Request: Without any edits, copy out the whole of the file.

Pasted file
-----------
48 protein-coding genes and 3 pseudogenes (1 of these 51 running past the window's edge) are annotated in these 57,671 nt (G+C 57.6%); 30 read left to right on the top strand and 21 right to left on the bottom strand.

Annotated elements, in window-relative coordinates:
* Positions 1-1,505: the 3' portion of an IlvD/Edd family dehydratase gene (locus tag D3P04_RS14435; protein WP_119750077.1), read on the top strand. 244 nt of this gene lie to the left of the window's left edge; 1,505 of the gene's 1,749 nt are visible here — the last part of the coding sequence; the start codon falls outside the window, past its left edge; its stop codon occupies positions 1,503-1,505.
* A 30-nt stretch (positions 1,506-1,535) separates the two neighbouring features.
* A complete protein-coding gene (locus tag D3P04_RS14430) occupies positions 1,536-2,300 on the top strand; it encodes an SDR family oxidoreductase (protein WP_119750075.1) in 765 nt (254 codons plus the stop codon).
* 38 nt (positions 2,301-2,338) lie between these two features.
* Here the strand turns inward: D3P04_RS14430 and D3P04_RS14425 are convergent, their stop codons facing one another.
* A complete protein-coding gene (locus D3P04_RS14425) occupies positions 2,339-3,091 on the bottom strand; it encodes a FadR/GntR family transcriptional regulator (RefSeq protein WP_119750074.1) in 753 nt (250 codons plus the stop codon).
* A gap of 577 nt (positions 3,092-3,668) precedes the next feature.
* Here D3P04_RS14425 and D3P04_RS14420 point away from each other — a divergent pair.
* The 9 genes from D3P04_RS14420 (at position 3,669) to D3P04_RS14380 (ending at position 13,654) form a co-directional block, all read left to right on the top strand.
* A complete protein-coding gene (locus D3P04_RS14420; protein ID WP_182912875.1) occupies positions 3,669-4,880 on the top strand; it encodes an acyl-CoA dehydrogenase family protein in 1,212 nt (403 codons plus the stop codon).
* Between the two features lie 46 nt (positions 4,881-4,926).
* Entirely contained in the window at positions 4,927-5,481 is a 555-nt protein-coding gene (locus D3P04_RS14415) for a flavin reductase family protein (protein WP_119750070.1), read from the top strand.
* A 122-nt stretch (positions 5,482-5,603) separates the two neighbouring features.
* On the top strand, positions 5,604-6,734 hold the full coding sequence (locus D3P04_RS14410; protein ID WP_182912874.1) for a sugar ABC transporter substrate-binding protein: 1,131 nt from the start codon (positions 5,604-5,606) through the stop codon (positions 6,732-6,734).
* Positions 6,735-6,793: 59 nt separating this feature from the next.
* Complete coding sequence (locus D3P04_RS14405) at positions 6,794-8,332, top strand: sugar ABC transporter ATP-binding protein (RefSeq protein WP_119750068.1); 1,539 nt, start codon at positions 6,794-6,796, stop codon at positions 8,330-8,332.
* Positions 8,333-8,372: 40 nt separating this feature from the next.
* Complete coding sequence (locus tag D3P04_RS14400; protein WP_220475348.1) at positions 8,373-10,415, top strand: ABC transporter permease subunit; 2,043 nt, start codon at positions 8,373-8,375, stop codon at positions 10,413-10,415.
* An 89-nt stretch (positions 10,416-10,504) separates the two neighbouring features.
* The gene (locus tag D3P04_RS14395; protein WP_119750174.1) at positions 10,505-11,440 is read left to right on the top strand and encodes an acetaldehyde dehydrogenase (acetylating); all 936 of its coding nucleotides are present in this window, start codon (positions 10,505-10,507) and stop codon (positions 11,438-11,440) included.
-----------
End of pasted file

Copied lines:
48 protein-coding genes and 3 pseudogenes (1 of these 51 running past the window's edge) are annotated in these 57,671 nt (G+C 57.6%); 30 read left to right on the top strand and 21 right to left on the bottom strand.

Annotated elements, in window-relative coordinates:
* Positions 1-1,505: the 3' portion of an IlvD/Edd family dehydratase gene (locus tag D3P04_RS14435; protein WP_119750077.1), read on the top strand. 244 nt of this gene lie to the left of the window's left edge; 1,505 of the gene's 1,749 nt are visible here — the last part of the coding sequence; the start codon falls outside the window, past its left edge; its stop codon occupies positions 1,503-1,505.
* A 30-nt stretch (positions 1,506-1,535) separates the two neighbouring features.
* A complete protein-coding gene (locus tag D3P04_RS14430) occupies positions 1,536-2,300 on the top strand; it encodes an SDR family oxidoreductase (protein WP_119750075.1) in 765 nt (254 codons plus the stop codon).
* 38 nt (positions 2,301-2,338) lie between these two features.
* Here the strand turns inward: D3P04_RS14430 and D3P04_RS14425 are convergent, their stop codons facing one another.
* A complete protein-coding gene (locus D3P04_RS14425) occupies positions 2,339-3,091 on the bottom strand; it encodes a FadR/GntR family transcriptional regulator (RefSeq protein WP_119750074.1) in 753 nt (250 codons plus the stop codon).
* A gap of 577 nt (positions 3,092-3,668) precedes the next feature.
* Here D3P04_RS14425 and D3P04_RS14420 point away from each other — a divergent pair.
* The 9 genes from D3P04_RS14420 (at position 3,669) to D3P04_RS14380 (ending at position 13,654) form a co-directional block, all read left to right on the top strand.
* A complete protein-coding gene (locus D3P04_RS14420; protein ID WP_182912875.1) occupies positions 3,669-4,880 on the top strand; it encodes an acyl-CoA dehydrogenase family protein in 1,212 nt (403 codons plus the stop codon).
* Between the two features lie 46 nt (positions 4,881-4,926).
* Entirely contained in the window at positions 4,927-5,481 is a 555-nt protein-coding gene (locus D3P04_RS14415) for a flavin reductase family protein (protein WP_119750070.1), read from the top strand.
* A 122-nt stretch (positions 5,482-5,603) separates the two neighbouring features.
* On the top strand, positions 5,604-6,734 hold the full coding sequence (locus D3P04_RS14410; protein ID WP_182912874.1) for a sugar ABC transporter substrate-binding protein: 1,131 nt from the start codon (positions 5,604-5,606) through the stop codon (positions 6,732-6,734).
* Positions 6,735-6,793: 59 nt separating this feature from the next.
* Complete coding sequence (locus D3P04_RS14405) at positions 6,794-8,332, top strand: sugar ABC transporter ATP-binding protein (RefSeq protein WP_119750068.1); 1,539 nt, start codon at positions 6,794-6,796, stop codon at positions 8,330-8,332.
* Positions 8,333-8,372: 40 nt separating this feature from the next.
* Complete coding sequence (locus tag D3P04_RS14400; protein WP_220475348.1) at positions 8,373-10,415, top strand: ABC transporter permease subunit; 2,043 nt, start codon at positions 8,373-8,375, stop codon at positions 10,413-10,415.
* An 89-nt stretch (positions 10,416-10,504) separates the two neighbouring features.
* The gene (locus tag D3P04_RS14395; protein WP_119750174.1) at positions 10,505-11,440 is read left to right on the top strand and encodes an acetaldehyde dehydrogenase (acetylating); all 936 of its coding nucleotides are present in this window, start codon (positions 10,505-10,507) and stop codon (positions 11,438-11,440) included.